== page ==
Sunday, February 21, 2016

Professional Trade Ignorance "Old Timer"

Jericho Rd, Kingsville, MD

The definition of Ignorance is the lack of knowledge. They say you can't teach an old dog new tricks. I beg to differ. I believe that it is so valuable to continue to learn every day. After all we never stop learning. This is why I blog, why I go to workshops, why I love what I do. I love stone!

"Old Timer" is what my waller friends and I call someone who knows it all. Set in there way and there is nothing new anyone can teach them. No interest whatsoever to further themselves or team in their trade = Have a narrow mind and really don't have a clue what they are doing when it comes to PROPER Construction.  This explains where there ignorance comes in. An Old timer can be a stonemason or even a landscape company who builds with natural stone. Without using fundamental principles of proper building methods. 

What are these?
Four Basic Principles
1) Length running into the wall

2) Cover the joints
3) Pack from the inside
4) Lay stones level

These can be found on the The Stone Trust VT USA website. A Testing/Training Center for Dry Stone Walling Association of Great Britain DSWA UK

Related Blog: Master Craftsman Principles Dec 1994

So now you understand some key rules. Let start with this little story. Once upon a time Feb 2016 I was headed to look at a newly restored covered bridge on Jericho Road, Kingsville MD. When low and behold I spotted this dry laid stone wall. Of Course I had to back up - stop get out and double check to make sure it was dry. Come on that's just what I do!!! I'm crazy in love.... Next it was photograph time along with inspecting a few questionable stones. It was clear that something just wasn't right with the building methods to rebuild this wall. After hitting Google Earth I inspected the old wall - it was clear that it may have also failed since it was not properly built. By using proper methods a structure could last over 100 years. I then drove up to the house to ask a bit more about the repair. Happily the homeowner had just pulled up when I was knocking on the door. They had mentioned that the repaired was a year ago. By Old ????? $????! Mason??? in Baldwin.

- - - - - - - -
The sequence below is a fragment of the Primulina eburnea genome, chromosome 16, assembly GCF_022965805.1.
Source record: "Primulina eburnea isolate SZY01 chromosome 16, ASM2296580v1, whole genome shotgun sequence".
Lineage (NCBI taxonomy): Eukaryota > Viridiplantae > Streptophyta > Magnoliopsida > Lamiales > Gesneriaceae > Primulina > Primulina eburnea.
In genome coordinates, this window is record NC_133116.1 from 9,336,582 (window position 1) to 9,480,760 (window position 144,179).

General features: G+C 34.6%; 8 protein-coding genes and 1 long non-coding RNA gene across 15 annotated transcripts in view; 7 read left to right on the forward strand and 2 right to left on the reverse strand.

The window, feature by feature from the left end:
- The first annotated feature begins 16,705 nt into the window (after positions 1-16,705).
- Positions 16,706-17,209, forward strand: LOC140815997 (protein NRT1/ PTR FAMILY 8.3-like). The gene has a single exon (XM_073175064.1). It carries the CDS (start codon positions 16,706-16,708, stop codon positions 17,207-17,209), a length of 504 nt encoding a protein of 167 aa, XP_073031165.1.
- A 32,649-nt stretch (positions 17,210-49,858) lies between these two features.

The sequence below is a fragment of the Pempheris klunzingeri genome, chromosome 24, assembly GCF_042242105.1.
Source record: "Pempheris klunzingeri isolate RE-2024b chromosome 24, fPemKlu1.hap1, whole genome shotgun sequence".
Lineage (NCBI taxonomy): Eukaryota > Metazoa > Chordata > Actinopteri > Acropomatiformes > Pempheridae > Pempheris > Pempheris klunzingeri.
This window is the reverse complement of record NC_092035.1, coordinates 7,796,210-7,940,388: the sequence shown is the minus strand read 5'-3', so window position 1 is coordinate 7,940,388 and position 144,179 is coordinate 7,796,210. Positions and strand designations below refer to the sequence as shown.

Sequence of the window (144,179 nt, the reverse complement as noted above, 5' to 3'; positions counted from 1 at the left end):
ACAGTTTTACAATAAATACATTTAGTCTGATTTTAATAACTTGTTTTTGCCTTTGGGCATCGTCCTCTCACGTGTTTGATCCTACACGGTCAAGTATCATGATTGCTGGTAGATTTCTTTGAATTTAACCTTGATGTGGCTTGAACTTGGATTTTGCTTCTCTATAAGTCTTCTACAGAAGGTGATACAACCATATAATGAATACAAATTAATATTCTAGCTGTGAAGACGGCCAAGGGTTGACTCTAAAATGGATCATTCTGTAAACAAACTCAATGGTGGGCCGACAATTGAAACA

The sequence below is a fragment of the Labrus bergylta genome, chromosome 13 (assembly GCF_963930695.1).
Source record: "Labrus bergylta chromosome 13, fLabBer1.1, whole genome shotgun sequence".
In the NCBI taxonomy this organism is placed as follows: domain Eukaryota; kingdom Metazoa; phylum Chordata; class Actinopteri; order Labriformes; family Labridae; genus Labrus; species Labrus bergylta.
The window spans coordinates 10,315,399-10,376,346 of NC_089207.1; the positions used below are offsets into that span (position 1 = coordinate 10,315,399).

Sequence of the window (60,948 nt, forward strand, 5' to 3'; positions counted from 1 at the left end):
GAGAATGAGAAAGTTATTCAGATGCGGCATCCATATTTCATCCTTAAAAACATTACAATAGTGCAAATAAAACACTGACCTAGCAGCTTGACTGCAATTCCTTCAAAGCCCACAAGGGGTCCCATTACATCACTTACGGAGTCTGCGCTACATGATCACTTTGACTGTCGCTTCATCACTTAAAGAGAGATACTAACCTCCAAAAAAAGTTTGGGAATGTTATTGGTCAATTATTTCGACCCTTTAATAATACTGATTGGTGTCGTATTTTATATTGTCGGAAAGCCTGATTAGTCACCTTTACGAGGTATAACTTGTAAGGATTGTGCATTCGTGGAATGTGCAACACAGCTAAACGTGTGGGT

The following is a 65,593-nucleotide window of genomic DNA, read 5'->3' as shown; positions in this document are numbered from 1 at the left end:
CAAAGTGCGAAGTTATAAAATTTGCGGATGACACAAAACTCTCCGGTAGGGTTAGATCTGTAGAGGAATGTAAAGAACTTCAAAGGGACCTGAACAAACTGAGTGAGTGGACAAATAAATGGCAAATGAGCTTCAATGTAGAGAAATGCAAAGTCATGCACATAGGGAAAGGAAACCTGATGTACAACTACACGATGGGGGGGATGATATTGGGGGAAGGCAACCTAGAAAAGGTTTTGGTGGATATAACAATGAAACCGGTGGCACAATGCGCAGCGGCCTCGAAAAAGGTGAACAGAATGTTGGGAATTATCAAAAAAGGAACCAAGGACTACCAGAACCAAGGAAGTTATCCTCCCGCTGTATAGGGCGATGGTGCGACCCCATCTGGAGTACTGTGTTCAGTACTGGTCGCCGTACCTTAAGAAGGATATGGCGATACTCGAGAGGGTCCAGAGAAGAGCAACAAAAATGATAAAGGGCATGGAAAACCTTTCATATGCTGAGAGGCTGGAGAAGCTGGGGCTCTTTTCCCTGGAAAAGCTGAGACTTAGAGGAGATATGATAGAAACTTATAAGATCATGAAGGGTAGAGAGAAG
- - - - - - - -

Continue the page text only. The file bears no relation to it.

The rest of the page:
From a quick homeowner description this was how I interpreted the repaired. The drain pipe is there so I'm guessing they may have used geogrid and aggregate from the description. What I could tell from the front of the wall looking in, it seemed as if only rubble was placed behind the face stones. So hard to say what's behind that. This is how they build a Paver Wall illustrated above. Not a dry laid stone wall. As seen below.